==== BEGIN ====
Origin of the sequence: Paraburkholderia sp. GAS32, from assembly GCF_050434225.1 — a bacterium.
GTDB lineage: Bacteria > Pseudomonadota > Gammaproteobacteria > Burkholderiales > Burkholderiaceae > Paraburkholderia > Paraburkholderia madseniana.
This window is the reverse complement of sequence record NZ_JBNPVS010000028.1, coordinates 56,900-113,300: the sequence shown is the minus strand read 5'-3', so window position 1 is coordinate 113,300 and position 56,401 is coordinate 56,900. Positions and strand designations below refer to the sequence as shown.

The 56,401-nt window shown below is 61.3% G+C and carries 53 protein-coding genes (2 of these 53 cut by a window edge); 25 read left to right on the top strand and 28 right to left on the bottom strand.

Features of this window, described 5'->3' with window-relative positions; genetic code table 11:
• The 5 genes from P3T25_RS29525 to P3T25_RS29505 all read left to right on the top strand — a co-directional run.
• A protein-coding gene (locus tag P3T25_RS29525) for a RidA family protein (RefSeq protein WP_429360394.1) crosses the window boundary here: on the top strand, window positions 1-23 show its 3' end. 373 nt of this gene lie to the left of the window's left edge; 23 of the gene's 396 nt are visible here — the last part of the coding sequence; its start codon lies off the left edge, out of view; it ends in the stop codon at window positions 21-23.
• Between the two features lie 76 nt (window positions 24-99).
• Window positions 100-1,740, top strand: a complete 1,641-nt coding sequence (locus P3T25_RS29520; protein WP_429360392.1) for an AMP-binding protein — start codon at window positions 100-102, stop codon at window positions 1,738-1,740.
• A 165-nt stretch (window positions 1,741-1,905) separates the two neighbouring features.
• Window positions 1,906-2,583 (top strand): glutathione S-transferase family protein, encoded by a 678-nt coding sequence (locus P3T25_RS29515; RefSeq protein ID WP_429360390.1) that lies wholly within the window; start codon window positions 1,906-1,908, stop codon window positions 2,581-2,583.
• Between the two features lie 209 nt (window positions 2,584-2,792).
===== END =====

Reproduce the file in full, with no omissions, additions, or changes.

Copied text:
Origin of the sequence: Paraburkholderia sp. GAS32, from assembly GCF_050434225.1 — a bacterium.
GTDB lineage: Bacteria > Pseudomonadota > Gammaproteobacteria > Burkholderiales > Burkholderiaceae > Paraburkholderia > Paraburkholderia madseniana.
This window is the reverse complement of sequence record NZ_JBNPVS010000028.1, coordinates 56,900-113,300: the sequence shown is the minus strand read 5'-3', so window position 1 is coordinate 113,300 and position 56,401 is coordinate 56,900. Positions and strand designations below refer to the sequence as shown.

The 56,401-nt window shown below is 61.3% G+C and carries 53 protein-coding genes (2 of these 53 cut by a window edge); 25 read left to right on the top strand and 28 right to left on the bottom strand.

Features of this window, described 5'->3' with window-relative positions; genetic code table 11:
• The 5 genes from P3T25_RS29525 to P3T25_RS29505 all read left to right on the top strand — a co-directional run.
• A protein-coding gene (locus tag P3T25_RS29525) for a RidA family protein (RefSeq protein WP_429360394.1) crosses the window boundary here: on the top strand, window positions 1-23 show its 3' end. 373 nt of this gene lie to the left of the window's left edge; 23 of the gene's 396 nt are visible here — the last part of the coding sequence; its start codon lies off the left edge, out of view; it ends in the stop codon at window positions 21-23.
• Between the two features lie 76 nt (window positions 24-99).
• Window positions 100-1,740, top strand: a complete 1,641-nt coding sequence (locus P3T25_RS29520; protein WP_429360392.1) for an AMP-binding protein — start codon at window positions 100-102, stop codon at window positions 1,738-1,740.
• A 165-nt stretch (window positions 1,741-1,905) separates the two neighbouring features.
• Window positions 1,906-2,583 (top strand): glutathione S-transferase family protein, encoded by a 678-nt coding sequence (locus P3T25_RS29515; RefSeq protein ID WP_429360390.1) that lies wholly within the window; start codon window positions 1,906-1,908, stop codon window positions 2,581-2,583.
• Between the two features lie 209 nt (window positions 2,584-2,792).